Talking to Houseplants

As I began developing my project for the Brackenridge Fellowship and my future Bachelor of Philosophy thesis, it was difficult to feel fully satisfied with the language I used to illustrate its purpose. This is the danger of acting as though research is a solitary process; the right words to describe goals, methodologies, and meanings become caught in a spiral of statements that are obvious to the researcher and indecipherable to the audience.

My project centers around use of the war metaphor in emotion regulation in women with metastatic breast cancer. In my early elevator pitches, it felt half my time was spent explaining examples of the war metaphor and their prevalence in social and clinical conversations surrounding cancer. Next, I would define emotion regulation, going into lengthy detail about the framework involved in the project’s initial iterations. Finally, I would explain what it meant for breast cancer to be metastatic, referential to a medical definition and its implications in this project. The pitch was less suited for an elevator ride amongst colleagues and better allotted to lengthy travel to and from a conference. Long story short: it was dense.

The pitch was less suited for an elevator ride amongst colleagues and better allotted to lengthy travel to and from a conference. Long story short: it was dense.

I had to take a new approach. By staying within my own field, it was easy to get caught in parsing out detail from detail and creating the most specific proposal possible. This was not a productive method of communicating research to others, especially when doing so meant learning to share these ideas with experts from other disciplines. Months of quarantine meant that, for a considerable time, the broadest audience for my research proposal was that of my social pod. (Other times, my houseplants – featured in the associated image – leant their unyielding attention and served as my audience.) I gave my elevator pitch to future engineers, aspiring nurses, and other psychology majors time and time again. As I began the Brackenridge Fellowship and enjoyed a community of interdisciplinary scholars, my proposal efforts began to take shape.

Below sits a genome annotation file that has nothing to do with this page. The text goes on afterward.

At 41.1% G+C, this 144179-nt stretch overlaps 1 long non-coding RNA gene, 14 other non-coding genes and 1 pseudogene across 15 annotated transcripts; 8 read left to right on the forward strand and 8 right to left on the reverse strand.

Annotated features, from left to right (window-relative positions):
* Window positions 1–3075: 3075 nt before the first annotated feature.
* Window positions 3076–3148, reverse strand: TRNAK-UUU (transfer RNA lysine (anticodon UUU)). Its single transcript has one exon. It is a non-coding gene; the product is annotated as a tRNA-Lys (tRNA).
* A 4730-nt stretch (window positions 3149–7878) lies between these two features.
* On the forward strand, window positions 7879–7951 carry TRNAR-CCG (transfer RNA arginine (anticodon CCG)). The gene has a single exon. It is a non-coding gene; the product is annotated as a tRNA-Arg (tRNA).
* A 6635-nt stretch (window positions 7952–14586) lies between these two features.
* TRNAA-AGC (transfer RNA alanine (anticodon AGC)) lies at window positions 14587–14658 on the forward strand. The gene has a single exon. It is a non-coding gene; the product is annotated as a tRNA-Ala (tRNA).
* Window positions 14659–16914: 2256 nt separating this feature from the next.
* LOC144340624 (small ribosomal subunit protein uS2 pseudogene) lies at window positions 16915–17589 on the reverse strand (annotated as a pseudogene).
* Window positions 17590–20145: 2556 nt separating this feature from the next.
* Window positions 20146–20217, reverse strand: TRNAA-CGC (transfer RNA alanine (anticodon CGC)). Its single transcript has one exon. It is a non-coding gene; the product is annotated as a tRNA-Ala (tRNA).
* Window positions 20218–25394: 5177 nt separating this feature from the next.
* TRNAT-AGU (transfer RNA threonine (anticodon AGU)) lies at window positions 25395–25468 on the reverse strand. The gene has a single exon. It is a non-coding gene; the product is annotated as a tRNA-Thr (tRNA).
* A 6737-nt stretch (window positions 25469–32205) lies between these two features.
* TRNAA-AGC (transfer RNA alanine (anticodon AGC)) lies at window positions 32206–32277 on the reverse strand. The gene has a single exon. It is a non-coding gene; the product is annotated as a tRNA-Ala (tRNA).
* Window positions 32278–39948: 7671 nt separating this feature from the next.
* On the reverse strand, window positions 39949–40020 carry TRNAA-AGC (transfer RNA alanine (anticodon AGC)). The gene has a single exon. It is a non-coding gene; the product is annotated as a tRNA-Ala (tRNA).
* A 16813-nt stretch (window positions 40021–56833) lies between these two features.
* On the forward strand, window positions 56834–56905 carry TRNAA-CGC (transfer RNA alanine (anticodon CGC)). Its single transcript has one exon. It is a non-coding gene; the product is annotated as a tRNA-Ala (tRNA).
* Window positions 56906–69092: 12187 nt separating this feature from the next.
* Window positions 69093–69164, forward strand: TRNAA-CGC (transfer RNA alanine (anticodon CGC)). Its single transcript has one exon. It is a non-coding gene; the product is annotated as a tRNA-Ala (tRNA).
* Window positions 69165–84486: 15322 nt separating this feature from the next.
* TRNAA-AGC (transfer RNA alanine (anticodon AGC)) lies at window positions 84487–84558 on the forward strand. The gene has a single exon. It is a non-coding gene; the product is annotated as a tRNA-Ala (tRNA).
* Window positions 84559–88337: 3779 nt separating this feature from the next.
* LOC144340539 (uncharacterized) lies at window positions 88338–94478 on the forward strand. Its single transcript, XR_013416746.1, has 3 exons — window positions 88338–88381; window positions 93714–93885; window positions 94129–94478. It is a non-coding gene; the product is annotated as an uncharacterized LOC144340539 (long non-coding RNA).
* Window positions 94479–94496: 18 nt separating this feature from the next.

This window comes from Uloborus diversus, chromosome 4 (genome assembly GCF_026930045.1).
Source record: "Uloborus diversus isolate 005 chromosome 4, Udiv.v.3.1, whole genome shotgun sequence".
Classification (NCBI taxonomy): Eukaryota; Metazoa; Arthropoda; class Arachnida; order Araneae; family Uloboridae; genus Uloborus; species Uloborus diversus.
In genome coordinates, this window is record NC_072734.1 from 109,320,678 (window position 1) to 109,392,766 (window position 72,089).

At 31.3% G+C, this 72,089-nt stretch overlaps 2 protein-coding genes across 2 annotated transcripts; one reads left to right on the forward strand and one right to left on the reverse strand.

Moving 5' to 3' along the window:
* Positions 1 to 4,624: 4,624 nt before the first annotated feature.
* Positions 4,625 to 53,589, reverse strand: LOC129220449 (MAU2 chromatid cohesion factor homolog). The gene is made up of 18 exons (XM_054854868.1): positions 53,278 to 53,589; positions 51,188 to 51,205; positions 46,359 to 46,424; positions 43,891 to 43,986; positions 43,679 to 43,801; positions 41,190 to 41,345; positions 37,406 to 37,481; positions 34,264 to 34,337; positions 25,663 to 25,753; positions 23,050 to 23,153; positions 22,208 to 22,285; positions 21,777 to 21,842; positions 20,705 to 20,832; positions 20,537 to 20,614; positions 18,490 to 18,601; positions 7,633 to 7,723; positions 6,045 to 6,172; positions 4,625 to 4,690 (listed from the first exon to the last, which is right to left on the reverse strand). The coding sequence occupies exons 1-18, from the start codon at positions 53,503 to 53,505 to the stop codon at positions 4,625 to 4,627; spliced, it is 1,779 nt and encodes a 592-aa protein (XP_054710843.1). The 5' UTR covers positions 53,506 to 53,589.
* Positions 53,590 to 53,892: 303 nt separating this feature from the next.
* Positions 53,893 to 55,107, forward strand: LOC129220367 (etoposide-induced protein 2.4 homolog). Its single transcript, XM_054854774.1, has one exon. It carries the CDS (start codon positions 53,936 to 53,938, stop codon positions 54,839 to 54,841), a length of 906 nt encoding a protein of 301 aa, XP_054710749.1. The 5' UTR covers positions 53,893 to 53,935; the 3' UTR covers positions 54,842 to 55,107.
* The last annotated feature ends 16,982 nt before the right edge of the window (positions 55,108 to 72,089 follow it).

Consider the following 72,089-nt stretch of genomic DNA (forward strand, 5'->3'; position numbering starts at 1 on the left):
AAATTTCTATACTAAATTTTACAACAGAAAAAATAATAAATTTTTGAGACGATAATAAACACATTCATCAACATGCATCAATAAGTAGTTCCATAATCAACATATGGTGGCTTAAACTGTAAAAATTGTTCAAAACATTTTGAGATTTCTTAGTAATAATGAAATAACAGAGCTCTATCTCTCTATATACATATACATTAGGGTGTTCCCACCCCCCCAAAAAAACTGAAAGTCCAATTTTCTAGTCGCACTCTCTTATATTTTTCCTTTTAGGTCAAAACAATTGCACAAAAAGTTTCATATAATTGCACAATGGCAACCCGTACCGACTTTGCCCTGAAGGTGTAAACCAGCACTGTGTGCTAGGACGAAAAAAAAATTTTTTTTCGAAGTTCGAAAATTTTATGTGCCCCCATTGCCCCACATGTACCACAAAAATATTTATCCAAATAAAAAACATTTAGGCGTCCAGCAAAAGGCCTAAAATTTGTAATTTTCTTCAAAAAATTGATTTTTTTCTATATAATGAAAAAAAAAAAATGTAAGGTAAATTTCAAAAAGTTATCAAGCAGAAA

Much like our houseplants stretching to grasp the complexities of metaphor or biology as we ramble on in our passionate way, it is our responsibility to grow.

These communication efforts are imperative to the success of research. Through this project, my group intends to make recommendations for future clinical interaction and greater empathy in cancer care. Our findings can be disseminated to medical professionals, support group leaders, and other influential individuals involved in cancer care. Arguably most importantly, however, this study encompasses the lived experiences of women with metastatic breast cancer. It is necessary for our findings to make a difference in the lives of patients, but this can only be done if those findings open conversation between field experts, healthcare providers, and patients. As a current student researcher and future physician, I aspire to be a leader in this process. Much like our houseplants stretching to grasp the complexities of metaphor or biology as we ramble on in our passionate way, it is our responsibility to grow, especially when it has the capacity to improve the lives of others.

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